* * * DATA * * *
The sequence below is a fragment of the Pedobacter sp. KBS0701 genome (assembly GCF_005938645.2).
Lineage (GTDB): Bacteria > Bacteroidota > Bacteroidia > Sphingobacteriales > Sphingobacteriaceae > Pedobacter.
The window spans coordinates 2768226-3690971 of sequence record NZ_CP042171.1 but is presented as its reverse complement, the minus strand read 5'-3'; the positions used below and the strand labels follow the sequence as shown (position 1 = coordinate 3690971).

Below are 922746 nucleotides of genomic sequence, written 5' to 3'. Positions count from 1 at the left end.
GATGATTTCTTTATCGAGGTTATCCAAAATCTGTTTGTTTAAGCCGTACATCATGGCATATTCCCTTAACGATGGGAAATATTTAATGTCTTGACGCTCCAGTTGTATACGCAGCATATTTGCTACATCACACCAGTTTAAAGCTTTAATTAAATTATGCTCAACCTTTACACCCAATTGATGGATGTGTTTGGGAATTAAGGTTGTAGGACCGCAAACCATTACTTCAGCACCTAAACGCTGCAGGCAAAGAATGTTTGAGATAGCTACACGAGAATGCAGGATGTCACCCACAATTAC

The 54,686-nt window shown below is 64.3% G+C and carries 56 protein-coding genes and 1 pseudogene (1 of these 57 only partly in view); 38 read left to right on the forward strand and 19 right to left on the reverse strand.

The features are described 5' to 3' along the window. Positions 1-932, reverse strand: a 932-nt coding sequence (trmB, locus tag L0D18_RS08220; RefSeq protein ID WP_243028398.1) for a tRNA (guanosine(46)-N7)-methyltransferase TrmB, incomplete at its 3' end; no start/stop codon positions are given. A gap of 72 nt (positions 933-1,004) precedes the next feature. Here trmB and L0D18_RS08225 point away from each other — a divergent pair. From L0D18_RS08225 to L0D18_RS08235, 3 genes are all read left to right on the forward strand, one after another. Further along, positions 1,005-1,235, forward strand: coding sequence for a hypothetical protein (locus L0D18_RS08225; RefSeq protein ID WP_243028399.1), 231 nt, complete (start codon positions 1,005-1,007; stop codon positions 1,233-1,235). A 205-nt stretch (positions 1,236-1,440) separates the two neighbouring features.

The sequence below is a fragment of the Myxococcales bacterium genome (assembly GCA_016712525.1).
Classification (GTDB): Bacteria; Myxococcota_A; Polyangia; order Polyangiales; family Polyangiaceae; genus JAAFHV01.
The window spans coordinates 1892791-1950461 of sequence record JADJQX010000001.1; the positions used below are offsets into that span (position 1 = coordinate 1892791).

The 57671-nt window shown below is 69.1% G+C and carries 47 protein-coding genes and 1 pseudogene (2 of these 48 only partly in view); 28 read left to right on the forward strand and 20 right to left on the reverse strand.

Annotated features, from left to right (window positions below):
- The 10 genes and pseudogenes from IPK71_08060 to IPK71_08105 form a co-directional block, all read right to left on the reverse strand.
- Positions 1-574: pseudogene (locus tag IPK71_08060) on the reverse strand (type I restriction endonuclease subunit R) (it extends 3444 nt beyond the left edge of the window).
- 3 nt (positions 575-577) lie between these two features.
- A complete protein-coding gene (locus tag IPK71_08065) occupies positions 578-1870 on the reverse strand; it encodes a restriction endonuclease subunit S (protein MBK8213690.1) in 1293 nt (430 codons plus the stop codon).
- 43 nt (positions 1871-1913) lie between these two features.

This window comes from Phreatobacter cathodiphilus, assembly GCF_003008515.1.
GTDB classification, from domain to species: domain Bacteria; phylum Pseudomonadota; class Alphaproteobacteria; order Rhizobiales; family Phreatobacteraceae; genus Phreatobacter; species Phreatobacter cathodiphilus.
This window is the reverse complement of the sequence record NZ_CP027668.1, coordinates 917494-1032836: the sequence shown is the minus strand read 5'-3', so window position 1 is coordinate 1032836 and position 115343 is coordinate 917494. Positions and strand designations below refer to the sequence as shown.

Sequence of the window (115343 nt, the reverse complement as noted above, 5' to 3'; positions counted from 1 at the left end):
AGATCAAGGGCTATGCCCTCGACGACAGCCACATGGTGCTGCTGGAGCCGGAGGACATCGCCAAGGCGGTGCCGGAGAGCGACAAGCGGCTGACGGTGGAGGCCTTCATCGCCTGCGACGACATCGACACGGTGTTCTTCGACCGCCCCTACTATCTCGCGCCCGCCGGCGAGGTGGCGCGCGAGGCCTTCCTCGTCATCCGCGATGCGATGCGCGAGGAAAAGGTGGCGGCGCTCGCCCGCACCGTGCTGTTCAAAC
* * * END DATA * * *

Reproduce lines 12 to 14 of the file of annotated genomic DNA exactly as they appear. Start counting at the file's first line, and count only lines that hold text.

Annotated features, from left to right (window positions below):
- The 10 genes and pseudogenes from IPK71_08060 to IPK71_08105 form a co-directional block, all read right to left on the reverse strand.
- Positions 1-574: pseudogene (locus tag IPK71_08060) on the reverse strand (type I restriction endonuclease subunit R) (it extends 3444 nt beyond the left edge of the window).